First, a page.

Hardly a day goes by that a Facebook friend or Twitter follower doesn’t link with pride to positive coverage earned for an employer/client. PR people are experts at securing news coverage for clients. We’ve learned all the tricks of media manipulation, and we can manufacture news on a moment’s notice.
I don’t say this to judge. It’s part of what we do. But as any media-relations professional knows, it’s the negative headlines that get the most attention. And often, the bad press results from 1) irresponsible behavior by clients/employers or 2) inattention to emerging issues and events.
As PR professionals, it’s our job to monitor the environment and spot the problems before they become full-blown events. It’s also our job to counsel those clients/employers on matters of ethics and to encourage socially responsible decisionmaking.
This week’s headlines suggest to me 3 opportunities for PR to lead and maybe even change the world:
Preach values and ethics. New Jersey’s Bridgegate scandal remains a PR failure for the Governor Christie. Even if he didn’t know about the plan or the coverup, it happened on his watch and is the sort of behavior we DON’T want in our next U.S. president — or any other elected official. But it’s important to remember that Bridgegate is a failure of ethics and values. It’s hard to fix these things when your bosses/clients don’t get it.
For the past 50 years, leaders in the PR profession — including some top academics — have argued that PR must fill the role of “chief ethics officer.” Had an ethical communicator been consulted about lane closures on the George Washington Bridge, there may have been no lane closures and Christie might still be perceived as frontrunner for the 2016 GOP nomination.
Addressing the distribution of wealth. Slate magazine published a story this week claiming the 85 richest people in the world have as much money as the poorest 3.5 billion — or about half the world’s population. It’s one of those WTF? kind of stories, and one that the lords of business and their PR counsel would be wise to monitor closely.
The ever-increasing gap between rich and poor, in the USA and around the world, is well documented. If that gap continues to widen, there will be consequences — possibly violent consequences. History teaches many lessons about the oppressed rising up to smite their oppressors. We saw it in the French Revolution, the American Revolution and the Labor Movement. All of these events involved conflict between haves and have-nots, and in each case, it took violent uprisings to bring justice and change.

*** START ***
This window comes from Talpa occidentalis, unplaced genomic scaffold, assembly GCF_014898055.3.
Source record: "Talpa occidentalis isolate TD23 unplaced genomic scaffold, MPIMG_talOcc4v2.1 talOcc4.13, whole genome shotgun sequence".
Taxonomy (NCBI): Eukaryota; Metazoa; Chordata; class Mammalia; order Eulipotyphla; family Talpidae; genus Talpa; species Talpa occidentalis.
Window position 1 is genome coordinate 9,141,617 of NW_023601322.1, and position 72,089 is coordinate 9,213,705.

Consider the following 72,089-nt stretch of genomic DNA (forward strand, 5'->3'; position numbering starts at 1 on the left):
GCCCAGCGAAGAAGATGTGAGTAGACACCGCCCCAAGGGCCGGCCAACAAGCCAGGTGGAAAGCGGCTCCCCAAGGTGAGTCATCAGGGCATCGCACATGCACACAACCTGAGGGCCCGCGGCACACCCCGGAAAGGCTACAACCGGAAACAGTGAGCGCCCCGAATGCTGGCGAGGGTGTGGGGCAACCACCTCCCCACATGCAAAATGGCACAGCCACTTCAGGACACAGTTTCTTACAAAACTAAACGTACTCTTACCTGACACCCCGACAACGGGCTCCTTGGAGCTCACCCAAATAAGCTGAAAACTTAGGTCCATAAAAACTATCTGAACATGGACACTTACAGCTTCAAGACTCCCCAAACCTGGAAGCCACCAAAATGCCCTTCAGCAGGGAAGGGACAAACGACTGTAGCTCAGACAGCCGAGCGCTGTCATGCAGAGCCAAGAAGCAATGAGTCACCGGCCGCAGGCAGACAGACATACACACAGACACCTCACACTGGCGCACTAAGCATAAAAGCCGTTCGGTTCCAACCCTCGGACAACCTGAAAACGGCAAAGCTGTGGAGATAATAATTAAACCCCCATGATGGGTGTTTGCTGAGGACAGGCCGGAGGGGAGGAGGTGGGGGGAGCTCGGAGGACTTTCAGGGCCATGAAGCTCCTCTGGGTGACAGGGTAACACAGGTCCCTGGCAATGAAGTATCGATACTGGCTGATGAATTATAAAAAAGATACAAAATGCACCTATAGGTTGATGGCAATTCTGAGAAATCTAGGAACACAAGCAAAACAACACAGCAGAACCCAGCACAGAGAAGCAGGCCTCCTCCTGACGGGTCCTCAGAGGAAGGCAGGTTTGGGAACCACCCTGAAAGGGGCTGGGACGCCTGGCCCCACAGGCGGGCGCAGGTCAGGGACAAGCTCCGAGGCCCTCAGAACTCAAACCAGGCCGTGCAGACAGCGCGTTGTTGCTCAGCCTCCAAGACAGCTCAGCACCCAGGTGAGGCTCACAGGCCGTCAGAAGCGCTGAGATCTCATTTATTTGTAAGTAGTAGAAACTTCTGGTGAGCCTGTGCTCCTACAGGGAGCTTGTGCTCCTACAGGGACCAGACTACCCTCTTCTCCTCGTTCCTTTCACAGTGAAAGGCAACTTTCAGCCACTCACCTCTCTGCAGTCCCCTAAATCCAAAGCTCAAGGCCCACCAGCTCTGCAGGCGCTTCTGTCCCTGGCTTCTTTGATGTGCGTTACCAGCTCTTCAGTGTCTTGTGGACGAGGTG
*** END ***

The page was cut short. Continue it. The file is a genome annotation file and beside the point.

Since most people prefer peaceful change, I’m wondering how many PR practitioners have attempted to sound the alarm about the lopsided distribution of wealth. After all, it’s in all in the history books.
Focus on cross-cultural behavior. A story emerging from Pakistan this week centers on the unusually high mortality rate from breast cancer there. About 40,000 Pakistani women die of the disease each year — a death rate twice that of the U.S., proportionate to population. Granted, Pakistan doesn’t have the healthcare infrastructure we do, but the real problem is cultural.
The word ‘breast’ is considered a taboo and cannot be spoken aloud. Breast cancer had to be referred to as the cancer of women when talking about the disease, mammograms and self-exams.
When you can’t raise public interest and awareness for an issue, it’s nearly impossible to bring about social change. And isn’t that the primary goal of ALL public relations professionals? Change? Imagine if brightest minds in PR went to work on this problem in Pakistan, perhaps led by a large professional organization such as PRSA and supported by a couple of university research grants. They would working closely with the influencers in each town and village to understand the obstacles and to devise life-saving programs.
Back when I was teaching the sophomore-level PR Principles class, my closing lecture for the semester was titled “How PR Can Change the World.” Attacking the breast cancer problem in third-world countries is one way to do that.
Why us? Well, why not? And besides, it doesn’t appear the lords behind the castle walls are too concerned about that 99% outside those walls.
I began this post with the premise that most disasters, PR and otherwise, result from irresponsible behavior and/or inattention to emerging trends and events. Someone in the inner circle must sound the alarm.
I know from personal experience the risk that role brings with it. But as professional communicators, we must find ways to make the case.
Laugh if you’d like, but I’m still convinced that PR can change the world. Somebody better.